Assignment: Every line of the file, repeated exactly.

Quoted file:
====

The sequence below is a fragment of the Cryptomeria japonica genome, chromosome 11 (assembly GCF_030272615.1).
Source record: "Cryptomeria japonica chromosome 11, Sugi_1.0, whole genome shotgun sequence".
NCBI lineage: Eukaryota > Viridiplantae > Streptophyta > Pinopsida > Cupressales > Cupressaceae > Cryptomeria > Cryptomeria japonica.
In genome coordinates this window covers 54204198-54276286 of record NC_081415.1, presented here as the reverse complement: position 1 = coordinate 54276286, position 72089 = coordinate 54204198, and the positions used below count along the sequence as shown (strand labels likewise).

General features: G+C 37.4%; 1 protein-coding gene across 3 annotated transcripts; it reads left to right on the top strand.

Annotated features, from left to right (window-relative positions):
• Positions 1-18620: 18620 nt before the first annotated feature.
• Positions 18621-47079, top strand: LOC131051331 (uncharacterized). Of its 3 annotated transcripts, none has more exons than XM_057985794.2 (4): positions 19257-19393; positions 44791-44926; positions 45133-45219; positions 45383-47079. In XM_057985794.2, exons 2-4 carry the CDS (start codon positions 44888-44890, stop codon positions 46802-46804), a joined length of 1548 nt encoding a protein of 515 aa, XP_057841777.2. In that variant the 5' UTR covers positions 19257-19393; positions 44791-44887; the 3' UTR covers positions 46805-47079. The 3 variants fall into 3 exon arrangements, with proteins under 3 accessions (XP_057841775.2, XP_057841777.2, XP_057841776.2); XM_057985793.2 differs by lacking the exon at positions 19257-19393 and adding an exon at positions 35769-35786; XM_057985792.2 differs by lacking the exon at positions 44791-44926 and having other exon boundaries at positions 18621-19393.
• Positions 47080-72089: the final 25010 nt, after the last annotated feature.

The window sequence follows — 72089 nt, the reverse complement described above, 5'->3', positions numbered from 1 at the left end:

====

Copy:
The sequence below is a fragment of the Cryptomeria japonica genome, chromosome 11 (assembly GCF_030272615.1).
Source record: "Cryptomeria japonica chromosome 11, Sugi_1.0, whole genome shotgun sequence".
NCBI lineage: Eukaryota > Viridiplantae > Streptophyta > Pinopsida > Cupressales > Cupressaceae > Cryptomeria > Cryptomeria japonica.
In genome coordinates this window covers 54204198-54276286 of record NC_081415.1, presented here as the reverse complement: position 1 = coordinate 54276286, position 72089 = coordinate 54204198, and the positions used below count along the sequence as shown (strand labels likewise).

General features: G+C 37.4%; 1 protein-coding gene across 3 annotated transcripts; it reads left to right on the top strand.

Annotated features, from left to right (window-relative positions):
• Positions 1-18620: 18620 nt before the first annotated feature.
• Positions 18621-47079, top strand: LOC131051331 (uncharacterized). Of its 3 annotated transcripts, none has more exons than XM_057985794.2 (4): positions 19257-19393; positions 44791-44926; positions 45133-45219; positions 45383-47079. In XM_057985794.2, exons 2-4 carry the CDS (start codon positions 44888-44890, stop codon positions 46802-46804), a joined length of 1548 nt encoding a protein of 515 aa, XP_057841777.2. In that variant the 5' UTR covers positions 19257-19393; positions 44791-44887; the 3' UTR covers positions 46805-47079. The 3 variants fall into 3 exon arrangements, with proteins under 3 accessions (XP_057841775.2, XP_057841777.2, XP_057841776.2); XM_057985793.2 differs by lacking the exon at positions 19257-19393 and adding an exon at positions 35769-35786; XM_057985792.2 differs by lacking the exon at positions 44791-44926 and having other exon boundaries at positions 18621-19393.
• Positions 47080-72089: the final 25010 nt, after the last annotated feature.

The window sequence follows — 72089 nt, the reverse complement described above, 5'->3', positions numbered from 1 at the left end: